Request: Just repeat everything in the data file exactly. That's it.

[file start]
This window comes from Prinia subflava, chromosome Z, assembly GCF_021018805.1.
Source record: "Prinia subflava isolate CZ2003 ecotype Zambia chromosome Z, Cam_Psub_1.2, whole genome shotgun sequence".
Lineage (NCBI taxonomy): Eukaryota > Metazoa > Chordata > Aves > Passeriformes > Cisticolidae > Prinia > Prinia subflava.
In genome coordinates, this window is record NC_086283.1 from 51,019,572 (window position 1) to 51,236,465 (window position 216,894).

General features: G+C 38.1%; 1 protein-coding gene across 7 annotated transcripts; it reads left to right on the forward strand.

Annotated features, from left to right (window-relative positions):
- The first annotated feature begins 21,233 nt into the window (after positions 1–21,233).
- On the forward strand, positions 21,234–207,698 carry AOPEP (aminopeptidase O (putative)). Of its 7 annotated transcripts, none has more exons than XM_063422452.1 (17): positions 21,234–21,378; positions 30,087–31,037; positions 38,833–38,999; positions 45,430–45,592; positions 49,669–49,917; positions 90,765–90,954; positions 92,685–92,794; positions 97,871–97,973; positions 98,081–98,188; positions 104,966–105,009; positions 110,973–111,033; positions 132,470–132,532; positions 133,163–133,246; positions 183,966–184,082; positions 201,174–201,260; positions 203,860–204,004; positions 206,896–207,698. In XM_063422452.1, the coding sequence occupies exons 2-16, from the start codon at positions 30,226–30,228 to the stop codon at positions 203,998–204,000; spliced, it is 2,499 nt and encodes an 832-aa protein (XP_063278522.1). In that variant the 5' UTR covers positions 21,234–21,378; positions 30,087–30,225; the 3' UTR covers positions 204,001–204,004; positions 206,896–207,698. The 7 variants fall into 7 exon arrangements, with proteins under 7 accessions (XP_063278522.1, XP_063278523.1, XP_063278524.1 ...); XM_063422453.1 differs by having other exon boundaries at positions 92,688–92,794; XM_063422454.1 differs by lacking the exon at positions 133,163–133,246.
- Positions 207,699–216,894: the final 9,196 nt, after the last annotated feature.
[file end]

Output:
This window comes from Prinia subflava, chromosome Z, assembly GCF_021018805.1.
Source record: "Prinia subflava isolate CZ2003 ecotype Zambia chromosome Z, Cam_Psub_1.2, whole genome shotgun sequence".
Lineage (NCBI taxonomy): Eukaryota > Metazoa > Chordata > Aves > Passeriformes > Cisticolidae > Prinia > Prinia subflava.
In genome coordinates, this window is record NC_086283.1 from 51,019,572 (window position 1) to 51,236,465 (window position 216,894).

General features: G+C 38.1%; 1 protein-coding gene across 7 annotated transcripts; it reads left to right on the forward strand.

Annotated features, from left to right (window-relative positions):
- The first annotated feature begins 21,233 nt into the window (after positions 1–21,233).
- On the forward strand, positions 21,234–207,698 carry AOPEP (aminopeptidase O (putative)). Of its 7 annotated transcripts, none has more exons than XM_063422452.1 (17): positions 21,234–21,378; positions 30,087–31,037; positions 38,833–38,999; positions 45,430–45,592; positions 49,669–49,917; positions 90,765–90,954; positions 92,685–92,794; positions 97,871–97,973; positions 98,081–98,188; positions 104,966–105,009; positions 110,973–111,033; positions 132,470–132,532; positions 133,163–133,246; positions 183,966–184,082; positions 201,174–201,260; positions 203,860–204,004; positions 206,896–207,698. In XM_063422452.1, the coding sequence occupies exons 2-16, from the start codon at positions 30,226–30,228 to the stop codon at positions 203,998–204,000; spliced, it is 2,499 nt and encodes an 832-aa protein (XP_063278522.1). In that variant the 5' UTR covers positions 21,234–21,378; positions 30,087–30,225; the 3' UTR covers positions 204,001–204,004; positions 206,896–207,698. The 7 variants fall into 7 exon arrangements, with proteins under 7 accessions (XP_063278522.1, XP_063278523.1, XP_063278524.1 ...); XM_063422453.1 differs by having other exon boundaries at positions 92,688–92,794; XM_063422454.1 differs by lacking the exon at positions 133,163–133,246.
- Positions 207,699–216,894: the final 9,196 nt, after the last annotated feature.